For investment firms, becoming an SBIC is, in a sense, like getting pennies from heaven. Ironwood Capital, for example, is in the process of raising its fourth SBIC fund. The SBA “has been a great partner,” says Marc A. Reich, president and founding partner of Ironwood, which manages about $400 million in total, including non-SBIC funds. “The cost of government funding is very attractive,” he says, at about 4% currently. Reich started his first SBIC about 11 years ago; most of his firm’s investors are now insurance companies and banks. He says the aspect of being regulated is “not painful” and “a very small price to pay in order to triple the amount of capital you raise.”
In fact, Reich credits the program with helping to build the universe of investment funds. “The SBIC made it possible for us and many, many other firms to get into the private-equity business; without it, we and many others would not be [here],” he says. Now that Ironwood can raise funds larger than what the SBIC allows, Reich expects its fourth fund will be the last time it taps such capital. “It was a springboard,” he says.
Renovus Capital Partners is one of the fortunate funds that saw such benefits this year. Renovus was founded in January 2010 by three private-equity professionals who had previously worked together at Leeds Equity Partners. In September Renovus announced that it had raised a total of $100 million, including SBIC funds, to focus on companies in the education industry. “When we started out, the fund-raising market was in such bad shape,” says Jesse Serventi, one of the co-founders. The leverage available through the SBIC program “was a great way for us to get into the business,” he says.
Banks are so interested in the funds that in some cases, investors don’t even need the leverage. Valesco Commerce Street Capital LP just closed a $69 million fund with 53 community banks, as well as some individual investors. While it has an SBIC license and follows the program’s guidelines, Valesco won’t actually tap government funds. That’s because “banks are awash with liquidity, and need something with a current return,” says Eric Rosiak, vice president with the fund-management team at Valesco. (By not using the leverage, the company can skip the bond-interest payments and funnel returns directly to investors.)
Besides the financial returns, and the diversification that subordinated debt can add to bank portfolios, banks are also interested in the possible referrals they can garner through such funds. “Every company we invest in needs a banking relationship for deposits,” says Rosiak.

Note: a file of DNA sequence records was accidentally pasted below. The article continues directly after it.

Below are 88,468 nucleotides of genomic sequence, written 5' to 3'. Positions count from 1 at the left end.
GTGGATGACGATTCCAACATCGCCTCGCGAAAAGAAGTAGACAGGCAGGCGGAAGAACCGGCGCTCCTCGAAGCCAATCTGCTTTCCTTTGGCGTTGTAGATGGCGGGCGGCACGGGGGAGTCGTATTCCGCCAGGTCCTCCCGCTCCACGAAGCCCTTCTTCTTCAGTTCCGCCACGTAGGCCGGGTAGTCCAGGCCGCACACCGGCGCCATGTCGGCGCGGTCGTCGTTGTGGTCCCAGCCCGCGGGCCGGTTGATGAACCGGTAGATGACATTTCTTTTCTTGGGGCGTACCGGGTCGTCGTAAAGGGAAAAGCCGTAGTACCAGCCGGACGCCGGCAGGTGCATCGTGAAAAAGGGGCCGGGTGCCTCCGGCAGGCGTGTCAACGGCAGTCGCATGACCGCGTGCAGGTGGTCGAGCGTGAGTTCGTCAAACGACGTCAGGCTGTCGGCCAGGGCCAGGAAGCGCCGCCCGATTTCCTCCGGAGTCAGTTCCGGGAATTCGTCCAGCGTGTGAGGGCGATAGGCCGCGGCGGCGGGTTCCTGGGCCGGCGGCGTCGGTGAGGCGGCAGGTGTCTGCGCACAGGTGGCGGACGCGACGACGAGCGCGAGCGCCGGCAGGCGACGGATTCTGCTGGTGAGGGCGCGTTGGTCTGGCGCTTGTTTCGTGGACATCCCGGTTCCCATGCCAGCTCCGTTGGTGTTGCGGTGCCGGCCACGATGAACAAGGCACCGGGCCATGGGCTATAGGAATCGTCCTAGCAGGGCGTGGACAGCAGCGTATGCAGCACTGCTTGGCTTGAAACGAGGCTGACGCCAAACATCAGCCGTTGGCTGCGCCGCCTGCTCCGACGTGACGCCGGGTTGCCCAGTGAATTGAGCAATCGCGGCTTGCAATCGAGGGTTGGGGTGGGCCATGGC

How to Click with an SBIC
So what does it take for a company to shake some money loose from an SBIC?
In most cases, the funds are looking for established, healthy companies that are on the precipice of a major event: an acquisition, an ownership transition, or some type of expansion. They may also be willing to finance a leveraged dividend or a refinancing transition, says Bronska.
Rosiak says Valesco is looking for companies with $10 million to $100 million in revenues, and $2 million to $10 million in EBITDA, plus “a business you can understand, like manufacturing, distribution, business services, or health care.” Ironwood has similar focus and criteria, though it looks for firms with up to about $200 million in revenues and $3 million to $15 million in EBITDA. (Generally, the SBIC program defines a company as “small” when its net worth is $18.0 million or less and its average aftertax net income for the prior two years does not exceed $6.0 million, according to its website.) That being said, however, the focus of firms can vary widely in terms of industry, geography, and the type of investment they want to make. Some may simply offer debt; others may want some equity or even a full buyout, says Bronska, depending on the balance of their portfolio and their cash-flow needs.
On balance, though, working with an SBIC is not much different than working with any other private-equity firm or mezzanine lender. Says Ironwood’s Reich: “A CFO would have to be really, really observant to notice any difference between us and a traditional private-equity investor.” In fact, many don’t advertise their SBIC status, so that “CFOs may be working with them but not know it,” says the SBA’s Greene.
And whatever the terms, finance professionals say that SBIC investments can help companies in a variety of ways, not the least of which is by giving CFOs the happy prospect of better terms in the future. “As the business has grown,” American Sensor Technologies’s Eldredge points out, “we’re finding traditional banks are coming in at much more favorable interest rates and with less dilution to shares.”